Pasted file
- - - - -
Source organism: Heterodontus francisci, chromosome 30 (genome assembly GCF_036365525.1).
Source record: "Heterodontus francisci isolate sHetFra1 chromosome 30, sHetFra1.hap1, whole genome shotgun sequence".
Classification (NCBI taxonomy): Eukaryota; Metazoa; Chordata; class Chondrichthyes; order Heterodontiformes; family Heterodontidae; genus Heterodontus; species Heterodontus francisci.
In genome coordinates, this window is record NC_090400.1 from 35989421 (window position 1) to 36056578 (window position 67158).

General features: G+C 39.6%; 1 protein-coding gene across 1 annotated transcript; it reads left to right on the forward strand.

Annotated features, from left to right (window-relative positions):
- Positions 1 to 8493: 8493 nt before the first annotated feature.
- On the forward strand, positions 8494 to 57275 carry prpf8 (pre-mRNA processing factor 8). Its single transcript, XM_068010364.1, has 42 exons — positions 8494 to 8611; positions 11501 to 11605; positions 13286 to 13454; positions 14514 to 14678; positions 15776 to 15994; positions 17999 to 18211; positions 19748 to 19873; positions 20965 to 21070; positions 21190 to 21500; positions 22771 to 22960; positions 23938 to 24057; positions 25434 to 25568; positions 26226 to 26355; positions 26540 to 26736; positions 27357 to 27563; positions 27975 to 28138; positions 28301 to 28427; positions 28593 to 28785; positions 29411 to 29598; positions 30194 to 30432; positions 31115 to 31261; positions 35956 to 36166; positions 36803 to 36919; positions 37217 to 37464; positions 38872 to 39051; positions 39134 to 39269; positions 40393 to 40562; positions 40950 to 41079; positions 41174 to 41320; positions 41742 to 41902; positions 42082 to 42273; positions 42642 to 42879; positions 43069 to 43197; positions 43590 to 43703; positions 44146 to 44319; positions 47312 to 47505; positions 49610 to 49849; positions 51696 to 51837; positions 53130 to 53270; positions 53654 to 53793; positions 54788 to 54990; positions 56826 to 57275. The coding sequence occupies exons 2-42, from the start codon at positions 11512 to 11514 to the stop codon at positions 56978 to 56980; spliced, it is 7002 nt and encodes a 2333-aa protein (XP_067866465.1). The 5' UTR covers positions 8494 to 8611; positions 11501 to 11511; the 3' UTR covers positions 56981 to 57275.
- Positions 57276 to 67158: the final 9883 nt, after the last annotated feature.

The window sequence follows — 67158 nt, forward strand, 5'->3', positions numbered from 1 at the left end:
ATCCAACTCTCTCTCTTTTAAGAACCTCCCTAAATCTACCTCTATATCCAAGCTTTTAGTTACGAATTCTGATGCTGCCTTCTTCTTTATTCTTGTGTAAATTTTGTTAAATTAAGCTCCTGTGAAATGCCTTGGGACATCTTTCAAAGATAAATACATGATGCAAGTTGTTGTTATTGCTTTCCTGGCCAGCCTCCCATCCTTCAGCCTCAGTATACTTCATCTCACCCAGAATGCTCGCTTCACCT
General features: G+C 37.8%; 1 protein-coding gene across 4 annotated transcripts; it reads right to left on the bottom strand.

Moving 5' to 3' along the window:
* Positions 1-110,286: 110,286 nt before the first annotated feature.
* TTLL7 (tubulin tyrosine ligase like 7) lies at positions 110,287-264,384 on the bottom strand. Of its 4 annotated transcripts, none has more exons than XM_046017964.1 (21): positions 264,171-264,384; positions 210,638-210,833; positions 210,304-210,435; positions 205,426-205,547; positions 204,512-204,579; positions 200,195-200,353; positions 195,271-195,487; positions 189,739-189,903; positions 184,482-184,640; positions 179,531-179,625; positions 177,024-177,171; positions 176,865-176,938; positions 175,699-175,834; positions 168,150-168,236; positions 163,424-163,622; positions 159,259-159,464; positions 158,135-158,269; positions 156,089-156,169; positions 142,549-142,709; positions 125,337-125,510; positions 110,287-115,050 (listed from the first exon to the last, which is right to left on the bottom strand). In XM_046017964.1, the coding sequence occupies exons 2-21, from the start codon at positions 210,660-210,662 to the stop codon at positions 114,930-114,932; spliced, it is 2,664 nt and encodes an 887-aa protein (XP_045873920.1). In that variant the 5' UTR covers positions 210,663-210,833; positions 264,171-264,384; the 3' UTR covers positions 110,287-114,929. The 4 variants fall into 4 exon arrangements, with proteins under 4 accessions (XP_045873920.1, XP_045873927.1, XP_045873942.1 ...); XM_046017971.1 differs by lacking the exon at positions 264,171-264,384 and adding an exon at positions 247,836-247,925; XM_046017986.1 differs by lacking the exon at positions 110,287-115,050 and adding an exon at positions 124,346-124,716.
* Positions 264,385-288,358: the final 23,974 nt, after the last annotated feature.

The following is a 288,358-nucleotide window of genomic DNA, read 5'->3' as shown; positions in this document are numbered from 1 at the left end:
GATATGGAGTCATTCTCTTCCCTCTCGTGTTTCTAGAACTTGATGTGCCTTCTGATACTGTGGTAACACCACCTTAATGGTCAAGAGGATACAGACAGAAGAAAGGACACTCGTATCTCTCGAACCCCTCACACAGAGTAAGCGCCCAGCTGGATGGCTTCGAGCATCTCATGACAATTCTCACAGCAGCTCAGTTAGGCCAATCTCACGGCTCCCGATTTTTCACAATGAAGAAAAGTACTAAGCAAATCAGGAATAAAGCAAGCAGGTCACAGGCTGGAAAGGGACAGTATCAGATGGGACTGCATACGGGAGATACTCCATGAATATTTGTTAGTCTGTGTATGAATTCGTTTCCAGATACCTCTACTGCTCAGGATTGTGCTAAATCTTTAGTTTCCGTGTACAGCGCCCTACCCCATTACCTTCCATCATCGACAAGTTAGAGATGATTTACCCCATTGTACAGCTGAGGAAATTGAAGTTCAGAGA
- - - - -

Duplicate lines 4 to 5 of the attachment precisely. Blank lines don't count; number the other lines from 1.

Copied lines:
In genome coordinates, this window is record NC_090400.1 from 35989421 (window position 1) to 36056578 (window position 67158).

General features: G+C 39.6%; 1 protein-coding gene across 1 annotated transcript; it reads left to right on the forward strand.